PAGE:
Cosmetic dentistry

Cosmetic dentistry

Suzanne Valance discusses changes in cosmetic dentistry, and which treatments are most suitable for a range of dental concerns

dentalBefore undergoing cosmetic dental treatment many patients report being self-conscious about their appearance and the impact of this low confidence on personal and professional lives is surprising. A 2016 study by the British Dental Association revealed that 77% of respondents felt that visibly decayed teeth, missing teeth or bad breath would hinder a candidate’s chances of securing employment in public or client-facing roles, and six in 10 believe tooth decay could impede their promotion prospects. These views were reported alongside the overall belief of that white teeth increases attractiveness by 20%.

In the face of this dental anxiety, cosmetic dentistry has never been so popular. With a variety of treatments available, it’s important that the correct choice for each patient’s individual needs are met. The most effective cosmetic treatments available are changing as technology advances, so it’s vital that dental practices are moving with technology to create an improved clinical environment for patients.

Cosmetic dentistry

Cosmetic dentistry varies from small treatments that will improve a patient’s oral health and make their mouth look clean and well cared for, to improving tooth alignment and enhancing the appearance of their smile. These cosmetic procedures can make a huge difference to a patient’s appearance, although every mouth requires different treatment and there is no one size fits all answer when it comes to dental solutions.

For those who have concerns about the way their teeth look, whether it is chipping, colouring, or straightness, there are varying dental treatments available that can make them feel more confident about their appearance. Cosmetic treatments vary and any professional dentist generally provide the following cosmetic treatments:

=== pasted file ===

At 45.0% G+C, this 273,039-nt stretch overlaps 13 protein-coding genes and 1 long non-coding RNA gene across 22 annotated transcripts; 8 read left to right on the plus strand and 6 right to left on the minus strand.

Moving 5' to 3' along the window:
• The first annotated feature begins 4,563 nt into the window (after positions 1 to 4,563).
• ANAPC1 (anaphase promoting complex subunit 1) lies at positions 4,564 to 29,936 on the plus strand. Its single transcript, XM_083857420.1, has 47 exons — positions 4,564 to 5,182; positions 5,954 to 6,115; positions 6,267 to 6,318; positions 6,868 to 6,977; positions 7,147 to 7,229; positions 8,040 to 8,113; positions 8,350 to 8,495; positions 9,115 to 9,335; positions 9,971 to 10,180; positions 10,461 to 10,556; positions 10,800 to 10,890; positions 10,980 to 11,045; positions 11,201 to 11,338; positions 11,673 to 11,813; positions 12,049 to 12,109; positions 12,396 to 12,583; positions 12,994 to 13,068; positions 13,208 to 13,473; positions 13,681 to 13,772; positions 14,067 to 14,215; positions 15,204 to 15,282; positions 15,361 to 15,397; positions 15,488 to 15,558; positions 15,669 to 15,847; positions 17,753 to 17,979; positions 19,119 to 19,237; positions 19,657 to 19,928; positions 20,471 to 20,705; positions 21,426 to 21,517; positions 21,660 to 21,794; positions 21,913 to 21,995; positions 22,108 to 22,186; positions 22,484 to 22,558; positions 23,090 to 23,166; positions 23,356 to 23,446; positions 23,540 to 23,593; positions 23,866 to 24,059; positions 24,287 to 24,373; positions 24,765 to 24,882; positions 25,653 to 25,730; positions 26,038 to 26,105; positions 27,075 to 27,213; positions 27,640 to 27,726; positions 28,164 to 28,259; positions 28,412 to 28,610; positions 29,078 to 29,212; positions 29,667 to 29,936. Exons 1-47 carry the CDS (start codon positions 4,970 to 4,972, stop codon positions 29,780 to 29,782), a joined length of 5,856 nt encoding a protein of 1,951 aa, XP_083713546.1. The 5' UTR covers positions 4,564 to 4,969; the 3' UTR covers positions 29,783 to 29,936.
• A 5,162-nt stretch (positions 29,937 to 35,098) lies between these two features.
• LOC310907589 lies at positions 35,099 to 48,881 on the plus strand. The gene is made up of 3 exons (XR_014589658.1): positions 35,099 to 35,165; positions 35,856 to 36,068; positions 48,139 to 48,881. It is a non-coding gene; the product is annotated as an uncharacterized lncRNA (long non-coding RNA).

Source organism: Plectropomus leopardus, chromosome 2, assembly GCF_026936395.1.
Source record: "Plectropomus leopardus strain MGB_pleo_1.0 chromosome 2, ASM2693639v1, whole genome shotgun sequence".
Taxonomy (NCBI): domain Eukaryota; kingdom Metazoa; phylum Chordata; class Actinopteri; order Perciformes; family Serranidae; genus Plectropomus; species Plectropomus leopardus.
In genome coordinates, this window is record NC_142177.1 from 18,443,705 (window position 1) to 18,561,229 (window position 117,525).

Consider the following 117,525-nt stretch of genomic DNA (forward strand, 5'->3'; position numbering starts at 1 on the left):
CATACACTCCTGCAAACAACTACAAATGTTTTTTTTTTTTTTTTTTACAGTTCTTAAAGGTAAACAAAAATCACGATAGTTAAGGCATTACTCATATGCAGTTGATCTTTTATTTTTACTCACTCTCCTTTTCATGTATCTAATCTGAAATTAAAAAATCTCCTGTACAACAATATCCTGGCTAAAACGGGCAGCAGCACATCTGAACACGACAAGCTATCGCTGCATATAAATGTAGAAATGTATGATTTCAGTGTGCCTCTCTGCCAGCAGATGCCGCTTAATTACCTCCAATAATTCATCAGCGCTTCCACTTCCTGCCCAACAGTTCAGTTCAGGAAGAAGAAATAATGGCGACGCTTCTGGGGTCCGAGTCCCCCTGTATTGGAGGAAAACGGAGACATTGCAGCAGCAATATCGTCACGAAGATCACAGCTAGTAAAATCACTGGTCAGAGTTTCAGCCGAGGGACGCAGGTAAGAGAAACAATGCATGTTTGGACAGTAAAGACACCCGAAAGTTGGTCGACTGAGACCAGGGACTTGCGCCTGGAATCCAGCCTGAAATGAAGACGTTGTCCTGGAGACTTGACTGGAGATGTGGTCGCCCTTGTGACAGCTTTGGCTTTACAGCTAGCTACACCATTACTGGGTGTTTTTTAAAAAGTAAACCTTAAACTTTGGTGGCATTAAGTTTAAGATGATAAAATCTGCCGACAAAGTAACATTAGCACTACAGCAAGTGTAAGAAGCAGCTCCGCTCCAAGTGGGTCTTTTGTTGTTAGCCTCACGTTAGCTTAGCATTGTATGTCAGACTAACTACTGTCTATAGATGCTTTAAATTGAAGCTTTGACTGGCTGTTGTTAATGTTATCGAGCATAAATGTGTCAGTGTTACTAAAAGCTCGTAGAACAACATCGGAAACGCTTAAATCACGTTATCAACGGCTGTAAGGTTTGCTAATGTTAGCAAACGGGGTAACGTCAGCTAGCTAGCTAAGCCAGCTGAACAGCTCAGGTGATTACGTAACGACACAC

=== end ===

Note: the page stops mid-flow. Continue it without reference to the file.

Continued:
• Teeth whitening

• Dental implants

• Teeth straightening (Invisalign)

• Dentures

• Inman aligner orthodontics

• Crowns

• Veneers

Teeth whitening

A simple clean may be all that’s needed in order to lift the colour of some patients teeth. Regular professional cleaning removes plaque and tartar by using tools to remove this from above and below where the tooth and gums meet.

Teeth whitening is a great next step for patients who are looking to restore their smile without surgery. The whitening product is applied to the teeth using a specially fitted mouth guard. As the active ingredient—typically  hydrogen peroxide or carbamide peroxide—is broken down, oxygen gets into the enamel on the teeth and the tooth colour lightens. The treatment typically takes around 30 minutes to one hour